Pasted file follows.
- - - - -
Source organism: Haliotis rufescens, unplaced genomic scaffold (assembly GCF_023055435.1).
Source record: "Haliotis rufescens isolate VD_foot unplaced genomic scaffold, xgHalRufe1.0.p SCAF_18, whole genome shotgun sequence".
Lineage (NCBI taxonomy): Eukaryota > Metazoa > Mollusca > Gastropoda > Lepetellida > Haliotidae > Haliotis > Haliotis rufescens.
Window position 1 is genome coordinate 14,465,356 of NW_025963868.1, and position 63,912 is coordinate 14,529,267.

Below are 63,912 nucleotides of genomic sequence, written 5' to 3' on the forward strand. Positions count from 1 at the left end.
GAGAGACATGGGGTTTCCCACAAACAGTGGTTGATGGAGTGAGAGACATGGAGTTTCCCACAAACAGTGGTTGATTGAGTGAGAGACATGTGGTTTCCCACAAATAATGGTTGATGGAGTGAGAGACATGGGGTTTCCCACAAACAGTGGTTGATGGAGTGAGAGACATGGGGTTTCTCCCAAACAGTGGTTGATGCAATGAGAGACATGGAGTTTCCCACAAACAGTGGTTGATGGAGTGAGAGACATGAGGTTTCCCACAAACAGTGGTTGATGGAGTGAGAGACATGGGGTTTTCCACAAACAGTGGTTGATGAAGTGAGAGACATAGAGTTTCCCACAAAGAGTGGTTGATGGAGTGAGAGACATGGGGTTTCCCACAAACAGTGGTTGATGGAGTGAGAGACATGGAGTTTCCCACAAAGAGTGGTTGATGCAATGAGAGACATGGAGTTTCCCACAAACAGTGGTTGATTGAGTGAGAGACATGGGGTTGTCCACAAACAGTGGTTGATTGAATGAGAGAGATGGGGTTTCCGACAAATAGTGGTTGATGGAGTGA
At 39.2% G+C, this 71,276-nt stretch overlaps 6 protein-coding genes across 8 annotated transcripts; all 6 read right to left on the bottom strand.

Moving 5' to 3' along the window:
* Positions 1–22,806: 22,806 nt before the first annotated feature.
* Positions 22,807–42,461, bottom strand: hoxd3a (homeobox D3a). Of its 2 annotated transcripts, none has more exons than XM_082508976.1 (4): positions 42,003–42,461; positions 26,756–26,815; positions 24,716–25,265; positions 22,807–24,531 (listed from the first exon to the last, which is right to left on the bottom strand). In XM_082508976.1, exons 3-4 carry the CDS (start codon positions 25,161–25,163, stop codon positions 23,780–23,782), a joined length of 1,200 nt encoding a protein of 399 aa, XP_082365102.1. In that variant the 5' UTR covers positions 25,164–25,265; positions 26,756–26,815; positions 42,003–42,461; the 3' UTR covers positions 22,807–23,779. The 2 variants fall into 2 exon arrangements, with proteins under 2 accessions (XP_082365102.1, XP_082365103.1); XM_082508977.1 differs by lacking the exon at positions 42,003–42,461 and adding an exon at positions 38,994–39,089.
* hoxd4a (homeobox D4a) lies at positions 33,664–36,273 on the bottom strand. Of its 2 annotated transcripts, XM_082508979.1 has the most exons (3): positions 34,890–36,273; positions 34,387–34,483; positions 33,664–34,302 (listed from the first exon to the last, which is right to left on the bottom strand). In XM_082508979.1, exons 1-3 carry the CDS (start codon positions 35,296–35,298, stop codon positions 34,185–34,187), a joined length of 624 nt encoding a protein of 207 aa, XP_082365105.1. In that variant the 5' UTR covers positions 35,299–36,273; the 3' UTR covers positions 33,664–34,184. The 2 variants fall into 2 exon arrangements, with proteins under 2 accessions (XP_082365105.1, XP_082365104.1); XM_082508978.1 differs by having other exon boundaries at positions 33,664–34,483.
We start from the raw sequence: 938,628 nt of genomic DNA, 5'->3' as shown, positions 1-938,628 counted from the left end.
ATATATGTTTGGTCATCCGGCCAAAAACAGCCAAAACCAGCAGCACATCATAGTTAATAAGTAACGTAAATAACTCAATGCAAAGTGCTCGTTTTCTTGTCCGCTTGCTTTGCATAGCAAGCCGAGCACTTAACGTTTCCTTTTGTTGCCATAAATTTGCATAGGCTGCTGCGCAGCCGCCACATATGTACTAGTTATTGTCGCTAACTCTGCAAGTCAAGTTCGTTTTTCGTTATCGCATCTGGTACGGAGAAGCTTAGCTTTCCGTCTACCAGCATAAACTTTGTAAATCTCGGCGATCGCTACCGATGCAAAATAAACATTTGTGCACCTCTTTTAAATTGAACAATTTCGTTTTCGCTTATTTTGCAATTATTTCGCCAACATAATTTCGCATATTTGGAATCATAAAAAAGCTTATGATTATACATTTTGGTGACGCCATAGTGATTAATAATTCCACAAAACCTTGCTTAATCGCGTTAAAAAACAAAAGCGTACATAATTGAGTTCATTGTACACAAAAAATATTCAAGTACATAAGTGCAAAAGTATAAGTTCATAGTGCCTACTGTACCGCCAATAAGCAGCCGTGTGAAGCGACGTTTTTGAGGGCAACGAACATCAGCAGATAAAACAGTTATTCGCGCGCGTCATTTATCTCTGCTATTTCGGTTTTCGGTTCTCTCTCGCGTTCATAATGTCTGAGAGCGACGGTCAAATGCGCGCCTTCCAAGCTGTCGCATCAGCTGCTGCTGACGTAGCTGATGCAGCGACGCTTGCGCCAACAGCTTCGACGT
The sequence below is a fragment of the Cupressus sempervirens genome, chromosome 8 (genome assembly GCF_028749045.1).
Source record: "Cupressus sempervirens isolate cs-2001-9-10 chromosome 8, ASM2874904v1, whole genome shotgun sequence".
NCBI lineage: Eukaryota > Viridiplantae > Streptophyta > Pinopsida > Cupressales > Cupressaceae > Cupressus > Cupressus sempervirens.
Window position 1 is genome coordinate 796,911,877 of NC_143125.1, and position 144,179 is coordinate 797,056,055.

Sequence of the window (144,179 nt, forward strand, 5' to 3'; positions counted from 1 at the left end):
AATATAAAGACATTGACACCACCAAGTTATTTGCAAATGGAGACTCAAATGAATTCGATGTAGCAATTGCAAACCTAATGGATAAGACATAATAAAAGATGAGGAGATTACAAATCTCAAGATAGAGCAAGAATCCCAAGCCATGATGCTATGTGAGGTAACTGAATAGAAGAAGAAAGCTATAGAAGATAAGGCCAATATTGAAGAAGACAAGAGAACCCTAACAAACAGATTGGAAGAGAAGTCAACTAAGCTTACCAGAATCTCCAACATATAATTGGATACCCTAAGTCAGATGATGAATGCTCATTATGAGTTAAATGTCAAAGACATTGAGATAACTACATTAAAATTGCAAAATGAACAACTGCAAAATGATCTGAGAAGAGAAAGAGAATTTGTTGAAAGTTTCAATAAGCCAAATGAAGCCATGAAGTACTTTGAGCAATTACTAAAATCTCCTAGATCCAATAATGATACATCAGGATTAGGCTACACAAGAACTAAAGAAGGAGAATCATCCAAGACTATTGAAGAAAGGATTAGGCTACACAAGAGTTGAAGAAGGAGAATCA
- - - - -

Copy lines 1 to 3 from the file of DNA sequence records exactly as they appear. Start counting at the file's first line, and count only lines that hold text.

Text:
Source organism: Haliotis rufescens, unplaced genomic scaffold (assembly GCF_023055435.1).
Source record: "Haliotis rufescens isolate VD_foot unplaced genomic scaffold, xgHalRufe1.0.p SCAF_18, whole genome shotgun sequence".
Lineage (NCBI taxonomy): Eukaryota > Metazoa > Mollusca > Gastropoda > Lepetellida > Haliotidae > Haliotis > Haliotis rufescens.